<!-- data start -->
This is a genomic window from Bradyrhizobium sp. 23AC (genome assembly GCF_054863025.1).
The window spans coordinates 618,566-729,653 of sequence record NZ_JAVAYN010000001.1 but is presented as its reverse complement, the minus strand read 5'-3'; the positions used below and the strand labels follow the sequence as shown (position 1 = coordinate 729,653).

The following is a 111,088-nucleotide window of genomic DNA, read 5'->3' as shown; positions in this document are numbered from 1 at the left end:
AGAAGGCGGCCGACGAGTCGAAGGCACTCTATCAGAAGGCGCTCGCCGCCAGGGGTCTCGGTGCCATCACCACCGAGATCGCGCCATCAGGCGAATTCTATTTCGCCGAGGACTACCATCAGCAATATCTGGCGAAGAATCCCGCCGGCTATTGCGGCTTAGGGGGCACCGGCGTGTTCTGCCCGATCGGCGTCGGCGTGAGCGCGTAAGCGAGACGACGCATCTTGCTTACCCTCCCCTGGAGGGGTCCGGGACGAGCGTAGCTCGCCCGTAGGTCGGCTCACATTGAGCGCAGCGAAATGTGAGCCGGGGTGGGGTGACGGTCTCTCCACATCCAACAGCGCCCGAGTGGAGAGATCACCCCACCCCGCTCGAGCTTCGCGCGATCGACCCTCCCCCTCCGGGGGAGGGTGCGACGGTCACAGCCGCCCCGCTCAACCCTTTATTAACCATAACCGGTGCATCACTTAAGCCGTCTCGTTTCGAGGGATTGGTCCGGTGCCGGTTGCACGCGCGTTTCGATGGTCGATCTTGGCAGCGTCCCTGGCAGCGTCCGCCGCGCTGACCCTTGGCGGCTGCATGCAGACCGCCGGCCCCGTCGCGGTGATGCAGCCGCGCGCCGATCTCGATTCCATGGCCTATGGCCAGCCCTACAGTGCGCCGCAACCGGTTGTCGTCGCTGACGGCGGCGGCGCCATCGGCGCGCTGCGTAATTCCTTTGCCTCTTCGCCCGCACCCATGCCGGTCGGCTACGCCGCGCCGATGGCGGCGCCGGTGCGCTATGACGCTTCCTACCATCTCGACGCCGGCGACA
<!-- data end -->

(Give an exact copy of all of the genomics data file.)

This is a genomic window from Bradyrhizobium sp. 23AC (genome assembly GCF_054863025.1).
The window spans coordinates 618,566-729,653 of sequence record NZ_JAVAYN010000001.1 but is presented as its reverse complement, the minus strand read 5'-3'; the positions used below and the strand labels follow the sequence as shown (position 1 = coordinate 729,653).

The following is a 111,088-nucleotide window of genomic DNA, read 5'->3' as shown; positions in this document are numbered from 1 at the left end:
AGAAGGCGGCCGACGAGTCGAAGGCACTCTATCAGAAGGCGCTCGCCGCCAGGGGTCTCGGTGCCATCACCACCGAGATCGCGCCATCAGGCGAATTCTATTTCGCCGAGGACTACCATCAGCAATATCTGGCGAAGAATCCCGCCGGCTATTGCGGCTTAGGGGGCACCGGCGTGTTCTGCCCGATCGGCGTCGGCGTGAGCGCGTAAGCGAGACGACGCATCTTGCTTACCCTCCCCTGGAGGGGTCCGGGACGAGCGTAGCTCGCCCGTAGGTCGGCTCACATTGAGCGCAGCGAAATGTGAGCCGGGGTGGGGTGACGGTCTCTCCACATCCAACAGCGCCCGAGTGGAGAGATCACCCCACCCCGCTCGAGCTTCGCGCGATCGACCCTCCCCCTCCGGGGGAGGGTGCGACGGTCACAGCCGCCCCGCTCAACCCTTTATTAACCATAACCGGTGCATCACTTAAGCCGTCTCGTTTCGAGGGATTGGTCCGGTGCCGGTTGCACGCGCGTTTCGATGGTCGATCTTGGCAGCGTCCCTGGCAGCGTCCGCCGCGCTGACCCTTGGCGGCTGCATGCAGACCGCCGGCCCCGTCGCGGTGATGCAGCCGCGCGCCGATCTCGATTCCATGGCCTATGGCCAGCCCTACAGTGCGCCGCAACCGGTTGTCGTCGCTGACGGCGGCGGCGCCATCGGCGCGCTGCGTAATTCCTTTGCCTCTTCGCCCGCACCCATGCCGGTCGGCTACGCCGCGCCGATGGCGGCGCCGGTGCGCTATGACGCTTCCTACCATCTCGACGCCGGCGACA